Chris Sheridan's words from ESPN.com on this:
Award front-runnersposted: Sunday, March 4, 2007 | Print Entry
filed under: Josh Howard, Dirk Nowitzki, Jason Kapono, Brandon Roy, David Lee
A year ago at this time I was making a case that Tony Parker deserved serious consideration for the MVP award, which may have been a bit of a stretch, but not a huge one at the time.
Fast forward to today, Sunday, March 4, and there is no reason to look for a worthy alternative, as I did a year ago.
As of now, Dirk Nowitzki is the NBA's Most Valuable Player, hands down.
Steve Nash was his equal a month ago, but Nowitzki has separated himself from his old best buddy as the Dallas Mavericks have strung together a team-record 15 consecutive wins. Nowitzki has scored 30 or more points in 12 of the past 27 games, shooting a shade under 52 percent over that span, and the Mavs have gone 16-0 when he has reached 30. Nowitzki also has already eclipsed last year's total of 35 double-doubles, notching 36 and barely missing a 37th as he had 24 points, nine rebounds and seven assists Saturday night vs. Orlando.
A few more stats: Nowitzki is shooting a career-high 50.4 percent from the field and 42.3 percent from 3-point range after posting career-best percentages in both those categories a year ago, when he finished third in MVP voting for the second consecutive year. Also, Nowitzki is shooting an astounding 53 percent in the second night of back-to-back games, leading the Mavs to an 11-0 record in such games.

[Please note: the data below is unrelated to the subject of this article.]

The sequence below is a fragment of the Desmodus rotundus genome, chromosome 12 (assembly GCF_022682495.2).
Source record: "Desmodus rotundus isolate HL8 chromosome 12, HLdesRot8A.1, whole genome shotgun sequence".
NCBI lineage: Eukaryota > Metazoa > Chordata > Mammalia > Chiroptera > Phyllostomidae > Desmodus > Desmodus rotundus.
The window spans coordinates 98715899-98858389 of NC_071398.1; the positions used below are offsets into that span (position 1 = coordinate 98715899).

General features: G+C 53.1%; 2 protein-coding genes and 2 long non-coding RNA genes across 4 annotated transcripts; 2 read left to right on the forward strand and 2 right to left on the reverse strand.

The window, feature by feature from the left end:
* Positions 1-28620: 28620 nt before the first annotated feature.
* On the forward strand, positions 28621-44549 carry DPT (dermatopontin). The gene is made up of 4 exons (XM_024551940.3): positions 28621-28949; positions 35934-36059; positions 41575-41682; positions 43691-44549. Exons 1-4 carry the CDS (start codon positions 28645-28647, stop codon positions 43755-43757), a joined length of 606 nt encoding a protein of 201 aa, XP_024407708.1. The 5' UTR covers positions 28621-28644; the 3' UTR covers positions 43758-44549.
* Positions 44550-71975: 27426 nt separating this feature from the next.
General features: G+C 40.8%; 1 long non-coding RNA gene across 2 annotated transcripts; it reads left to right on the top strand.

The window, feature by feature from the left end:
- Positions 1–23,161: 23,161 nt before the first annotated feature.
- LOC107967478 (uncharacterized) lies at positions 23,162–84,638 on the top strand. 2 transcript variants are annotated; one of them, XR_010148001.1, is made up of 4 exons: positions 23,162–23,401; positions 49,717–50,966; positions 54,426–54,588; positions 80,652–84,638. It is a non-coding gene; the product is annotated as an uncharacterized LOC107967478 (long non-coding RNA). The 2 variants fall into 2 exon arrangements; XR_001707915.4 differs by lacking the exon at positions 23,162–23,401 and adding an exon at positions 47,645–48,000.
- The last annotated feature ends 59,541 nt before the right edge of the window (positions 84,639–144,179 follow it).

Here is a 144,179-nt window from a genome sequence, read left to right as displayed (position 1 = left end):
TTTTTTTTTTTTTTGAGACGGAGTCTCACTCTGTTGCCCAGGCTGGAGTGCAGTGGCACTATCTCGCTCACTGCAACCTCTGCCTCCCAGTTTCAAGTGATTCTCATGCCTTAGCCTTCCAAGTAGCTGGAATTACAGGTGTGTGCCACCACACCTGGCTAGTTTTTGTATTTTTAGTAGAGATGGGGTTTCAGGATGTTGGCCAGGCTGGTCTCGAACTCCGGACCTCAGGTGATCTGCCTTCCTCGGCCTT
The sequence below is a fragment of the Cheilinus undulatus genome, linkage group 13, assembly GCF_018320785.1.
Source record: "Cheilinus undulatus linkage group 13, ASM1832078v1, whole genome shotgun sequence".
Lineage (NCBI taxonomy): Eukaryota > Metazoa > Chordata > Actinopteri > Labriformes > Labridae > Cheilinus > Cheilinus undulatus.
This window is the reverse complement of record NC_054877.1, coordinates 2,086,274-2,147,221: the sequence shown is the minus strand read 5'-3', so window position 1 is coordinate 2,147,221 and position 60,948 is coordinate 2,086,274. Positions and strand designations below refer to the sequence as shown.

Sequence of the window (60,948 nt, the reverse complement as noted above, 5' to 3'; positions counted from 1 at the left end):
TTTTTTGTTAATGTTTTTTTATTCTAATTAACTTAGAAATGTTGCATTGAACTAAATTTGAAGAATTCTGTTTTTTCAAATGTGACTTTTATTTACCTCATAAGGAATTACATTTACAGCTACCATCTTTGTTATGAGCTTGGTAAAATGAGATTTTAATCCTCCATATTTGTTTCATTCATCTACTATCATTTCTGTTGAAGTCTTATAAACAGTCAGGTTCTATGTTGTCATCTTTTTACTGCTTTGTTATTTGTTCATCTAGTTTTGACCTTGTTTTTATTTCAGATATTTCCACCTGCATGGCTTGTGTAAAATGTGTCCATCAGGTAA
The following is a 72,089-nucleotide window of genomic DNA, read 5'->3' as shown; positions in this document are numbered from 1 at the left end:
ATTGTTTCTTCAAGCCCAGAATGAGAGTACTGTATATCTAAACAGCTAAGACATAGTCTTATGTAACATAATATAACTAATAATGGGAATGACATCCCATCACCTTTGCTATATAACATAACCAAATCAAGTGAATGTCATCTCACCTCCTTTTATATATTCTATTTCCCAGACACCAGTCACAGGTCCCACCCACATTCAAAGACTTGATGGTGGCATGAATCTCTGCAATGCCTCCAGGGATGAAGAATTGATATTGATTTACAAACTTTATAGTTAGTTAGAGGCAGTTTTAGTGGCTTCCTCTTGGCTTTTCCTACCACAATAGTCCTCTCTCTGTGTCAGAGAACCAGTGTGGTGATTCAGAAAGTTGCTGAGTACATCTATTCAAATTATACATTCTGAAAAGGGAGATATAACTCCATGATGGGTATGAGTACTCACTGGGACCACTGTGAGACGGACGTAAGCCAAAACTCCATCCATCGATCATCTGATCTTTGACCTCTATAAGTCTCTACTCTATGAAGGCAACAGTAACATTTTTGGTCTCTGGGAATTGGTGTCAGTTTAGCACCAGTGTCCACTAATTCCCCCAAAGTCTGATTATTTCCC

With all that being said, there are still six weeks left in the regular season, and we're not handing this thing to Nowitzki just yet.
A strong case can still be made for Nash, beginning with a look at the Phoenix Suns' record without him: 2-4.
Nash, the two-time defending MVP, is averaging career highs in both points and assists, and this is the sixth consecutive season -- yes, sixth -- that Nash's team has led the NBA in scoring. He is seeking to become the first player since John Stockton in 1995-96 to average at least 11 assists at the age of 32, and his shooting percentage is an unfathomable 53.6 percent.
In other words, Nash is having an ever better season than he had the past two years when he took home the hardware, which makes it even tougher to bypass him in favor of Nowitzki.
But the Mavs' 50-9 record trumps all other arguments ... at least for now.
Nash still has a chance to overtake Nowitzki, but it's going to take more than a few losses by Dallas to even things out.